This coming Sunday, the Gospel explores the Wedding at Cana where Jesus performed his first miracle and began his ministry. Below is a great link from Bishop Barron when he gave a homily on this topic. Jesus blessing the wedding with the "best wine" is the sacramentalization of the event. Marriage becomes the only sacrament that partners give to each other and is renewed by sacrifice to each other. This becomes like the heavenly banquet that awaits us and is a reflection of the Trinity.

Choosing the wine highlights the coming sacrament that Jesus will institute just before his death. The Eucharist. This is the penultimate experience for Catholics as during Communion we are fully united in the Body of Christ; we are transformed to be one with him, in him, and through him. God is with us and before us.

In a few short weeks we recount how God came to dwell among us and how he left sacraments to sustain us on our journey as we follow him. This sacraments help us come to know him and to be transformed to be like him.

Bishop Barron's Homily 

Sunday, 29 November 2015

Add some Hope, Faith, Joy, Peace....and Mercy this Advent

Hello folks,

It's been a while since I have made a post on my blog. Sorry for the delay, but strangely teaching, parenting, and coaching are each full time jobs. As my volleyball season has wound to a close, our Advent season is kicking off. This is a beautiful time of year for Catholics and it is important to celebrate it with our kids.

This advent will be even more special because next weekend Pope Francis kicks off the Jubilee Year of Mercy. Mercy and Advent beautifully go hand in hand. Often we misconstrue Advent as a preparation season for Christmas, and while we do remember Christ's birth at the end of the season, the waiting in advent is much more about the second coming of Jesus. That is why it is a joyful anticipation moreso than the solemn preparation of Lent.

The reason that we can joyfully wait for our Lord is not because we have done something worthy or because we have sacrificed enough to earn His love. Rather, we wait in hope because of His mercy. God's gift of grace is freely given to all humankind and all we need to do is to make a place to welcome Him so that we can receive the gift.

How can we welcome God?

  1. Pray--Talk to God and ask Him to be with you. 
  2. Receive the sacraments--Fix your relationship with God and seek the sacrament of Penance; receive the gift of Christ's body and blood; share your heart and energy with your spouse through your marriage
  3. Live the Beatitudes--Blessed are the merciful, for they shall receive mercy.
Over the last century or so there have been 2 profound encounters that have shaped Catholic identity. At Fatima, our Holy Mother appeared to the three children and the importance of asking for mercy was given. During the Rosary, at the end of each decade we conclude with the Fatima Prayer:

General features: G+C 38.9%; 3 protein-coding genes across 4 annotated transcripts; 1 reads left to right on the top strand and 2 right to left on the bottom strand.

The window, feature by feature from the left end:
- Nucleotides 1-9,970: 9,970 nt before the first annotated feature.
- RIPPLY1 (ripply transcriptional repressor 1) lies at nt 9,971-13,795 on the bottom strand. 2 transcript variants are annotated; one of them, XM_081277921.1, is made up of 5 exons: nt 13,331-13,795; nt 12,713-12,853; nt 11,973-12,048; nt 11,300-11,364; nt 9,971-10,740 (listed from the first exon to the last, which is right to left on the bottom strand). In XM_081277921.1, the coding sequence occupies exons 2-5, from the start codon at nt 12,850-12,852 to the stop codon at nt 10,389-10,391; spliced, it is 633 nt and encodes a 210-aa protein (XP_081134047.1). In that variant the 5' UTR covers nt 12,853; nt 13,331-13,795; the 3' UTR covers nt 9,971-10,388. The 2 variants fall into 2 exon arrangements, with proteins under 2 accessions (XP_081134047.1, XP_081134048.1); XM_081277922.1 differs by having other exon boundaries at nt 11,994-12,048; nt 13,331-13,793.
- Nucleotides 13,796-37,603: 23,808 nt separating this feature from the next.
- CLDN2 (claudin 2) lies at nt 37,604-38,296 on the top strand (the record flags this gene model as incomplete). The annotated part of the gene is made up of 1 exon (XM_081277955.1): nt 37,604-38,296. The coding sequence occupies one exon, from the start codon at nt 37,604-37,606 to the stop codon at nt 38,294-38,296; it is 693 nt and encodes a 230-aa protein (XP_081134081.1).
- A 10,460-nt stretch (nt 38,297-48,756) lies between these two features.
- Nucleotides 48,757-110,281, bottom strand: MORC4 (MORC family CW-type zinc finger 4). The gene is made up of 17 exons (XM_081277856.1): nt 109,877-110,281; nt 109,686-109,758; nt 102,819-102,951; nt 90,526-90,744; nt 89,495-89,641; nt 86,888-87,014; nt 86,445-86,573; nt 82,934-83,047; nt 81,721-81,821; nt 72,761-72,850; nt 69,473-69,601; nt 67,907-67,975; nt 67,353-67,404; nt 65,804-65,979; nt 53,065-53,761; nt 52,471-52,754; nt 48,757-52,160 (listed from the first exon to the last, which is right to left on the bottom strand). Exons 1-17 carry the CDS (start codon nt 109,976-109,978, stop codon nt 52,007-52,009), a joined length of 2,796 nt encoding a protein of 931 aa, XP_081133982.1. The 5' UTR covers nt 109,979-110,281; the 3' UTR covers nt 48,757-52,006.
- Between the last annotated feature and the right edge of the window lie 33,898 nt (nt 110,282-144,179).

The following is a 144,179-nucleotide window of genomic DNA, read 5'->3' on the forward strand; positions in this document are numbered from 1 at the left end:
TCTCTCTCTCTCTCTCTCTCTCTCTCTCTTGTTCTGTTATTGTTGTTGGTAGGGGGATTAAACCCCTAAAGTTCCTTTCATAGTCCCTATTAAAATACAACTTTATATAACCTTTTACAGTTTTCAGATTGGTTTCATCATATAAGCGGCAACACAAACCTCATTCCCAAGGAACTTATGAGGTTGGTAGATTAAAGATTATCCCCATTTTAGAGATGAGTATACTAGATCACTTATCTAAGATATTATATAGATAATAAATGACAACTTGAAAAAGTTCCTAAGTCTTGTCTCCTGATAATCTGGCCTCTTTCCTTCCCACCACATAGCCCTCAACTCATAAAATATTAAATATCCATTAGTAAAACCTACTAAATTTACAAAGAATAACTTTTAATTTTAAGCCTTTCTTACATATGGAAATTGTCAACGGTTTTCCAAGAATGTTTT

"O my Jesus, forgive us our sins, save us from the fires of hell, and lead all souls to heaven, especially those in most need of your mercy. Amen."

Not much later Sister Faustina had her encounter with Christ. This is where we get the devotion to the Divine Mercy. Pope John Paul II made it the first feast after Easter. In Jesus' discussions with Sister Faustina, He lamented how people we not asking for His Mercy. The Divine Mercy message is one we can call to mind simply by remembering ABC: 

A - Ask for His Mercy. God wants us to approach Him in prayer constantly, repenting of our sins and asking Him to pour His mercy out upon us and upon the whole world. 
B - Be merciful. God wants us to receive His mercy and let it flow through us to others. He wants us to extend love and forgiveness to others just as He does to us. 
C - Completely trust in Jesus. God wants us to know that the graces of His mercy are dependent upon our trust. The more we trust in Jesus, the more we will receive. 

Over each of the months remaining in the school year I will focus on 2 of the works of mercy that we can share with our neighbours.

At Father Merc, we do have some merciful activities going on. Through Santa's Anonymous we are reaching out to bring peace, joy, and hope to members of our community. This week we will have a chance to receive the sacrament of reconciliation and receive mercy ourselves. Our grad retreat is taking place with the theme of the prodigal son, which is one of the greatest parables of God's mercy.

In this advent season, I pray that we are joyfully waiting for the Lord by making a space for him. We need to do so in our hearts. We need to do so in our classrooms and homes. We need to do so by the way we reach out to our neighbours.